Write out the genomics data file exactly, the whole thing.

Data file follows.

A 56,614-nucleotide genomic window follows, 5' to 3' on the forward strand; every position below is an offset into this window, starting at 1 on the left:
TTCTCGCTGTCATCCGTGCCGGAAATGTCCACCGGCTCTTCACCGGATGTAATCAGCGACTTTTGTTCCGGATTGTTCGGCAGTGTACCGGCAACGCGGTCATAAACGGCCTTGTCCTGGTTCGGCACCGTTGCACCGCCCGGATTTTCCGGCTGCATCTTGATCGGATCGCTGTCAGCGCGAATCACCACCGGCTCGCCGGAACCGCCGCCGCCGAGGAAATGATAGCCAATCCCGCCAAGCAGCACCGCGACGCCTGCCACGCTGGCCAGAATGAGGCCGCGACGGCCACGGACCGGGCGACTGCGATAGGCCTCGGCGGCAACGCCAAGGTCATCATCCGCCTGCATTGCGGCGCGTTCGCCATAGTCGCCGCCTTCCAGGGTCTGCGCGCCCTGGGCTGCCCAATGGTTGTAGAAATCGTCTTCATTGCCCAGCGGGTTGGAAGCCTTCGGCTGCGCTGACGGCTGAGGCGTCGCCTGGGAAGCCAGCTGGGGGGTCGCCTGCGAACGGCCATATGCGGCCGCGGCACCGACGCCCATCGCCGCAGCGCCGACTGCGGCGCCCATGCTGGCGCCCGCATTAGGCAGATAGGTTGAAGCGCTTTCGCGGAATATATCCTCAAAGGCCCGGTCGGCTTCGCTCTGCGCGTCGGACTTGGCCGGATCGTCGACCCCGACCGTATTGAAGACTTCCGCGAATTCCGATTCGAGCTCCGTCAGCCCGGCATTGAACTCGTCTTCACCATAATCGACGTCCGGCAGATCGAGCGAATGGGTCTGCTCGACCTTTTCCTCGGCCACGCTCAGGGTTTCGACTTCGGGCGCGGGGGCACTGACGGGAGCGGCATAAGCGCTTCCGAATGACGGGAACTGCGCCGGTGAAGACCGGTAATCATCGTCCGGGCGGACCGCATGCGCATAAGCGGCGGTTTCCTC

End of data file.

A 56,614-nucleotide genomic window follows, 5' to 3' on the forward strand; every position below is an offset into this window, starting at 1 on the left:
TTCTCGCTGTCATCCGTGCCGGAAATGTCCACCGGCTCTTCACCGGATGTAATCAGCGACTTTTGTTCCGGATTGTTCGGCAGTGTACCGGCAACGCGGTCATAAACGGCCTTGTCCTGGTTCGGCACCGTTGCACCGCCCGGATTTTCCGGCTGCATCTTGATCGGATCGCTGTCAGCGCGAATCACCACCGGCTCGCCGGAACCGCCGCCGCCGAGGAAATGATAGCCAATCCCGCCAAGCAGCACCGCGACGCCTGCCACGCTGGCCAGAATGAGGCCGCGACGGCCACGGACCGGGCGACTGCGATAGGCCTCGGCGGCAACGCCAAGGTCATCATCCGCCTGCATTGCGGCGCGTTCGCCATAGTCGCCGCCTTCCAGGGTCTGCGCGCCCTGGGCTGCCCAATGGTTGTAGAAATCGTCTTCATTGCCCAGCGGGTTGGAAGCCTTCGGCTGCGCTGACGGCTGAGGCGTCGCCTGGGAAGCCAGCTGGGGGGTCGCCTGCGAACGGCCATATGCGGCCGCGGCACCGACGCCCATCGCCGCAGCGCCGACTGCGGCGCCCATGCTGGCGCCCGCATTAGGCAGATAGGTTGAAGCGCTTTCGCGGAATATATCCTCAAAGGCCCGGTCGGCTTCGCTCTGCGCGTCGGACTTGGCCGGATCGTCGACCCCGACCGTATTGAAGACTTCCGCGAATTCCGATTCGAGCTCCGTCAGCCCGGCATTGAACTCGTCTTCACCATAATCGACGTCCGGCAGATCGAGCGAATGGGTCTGCTCGACCTTTTCCTCGGCCACGCTCAGGGTTTCGACTTCGGGCGCGGGGGCACTGACGGGAGCGGCATAAGCGCTTCCGAATGACGGGAACTGCGCCGGTGAAGACCGGTAATCATCGTCCGGGCGGACCGCATGCGCATAAGCGGCGGTTTCCTC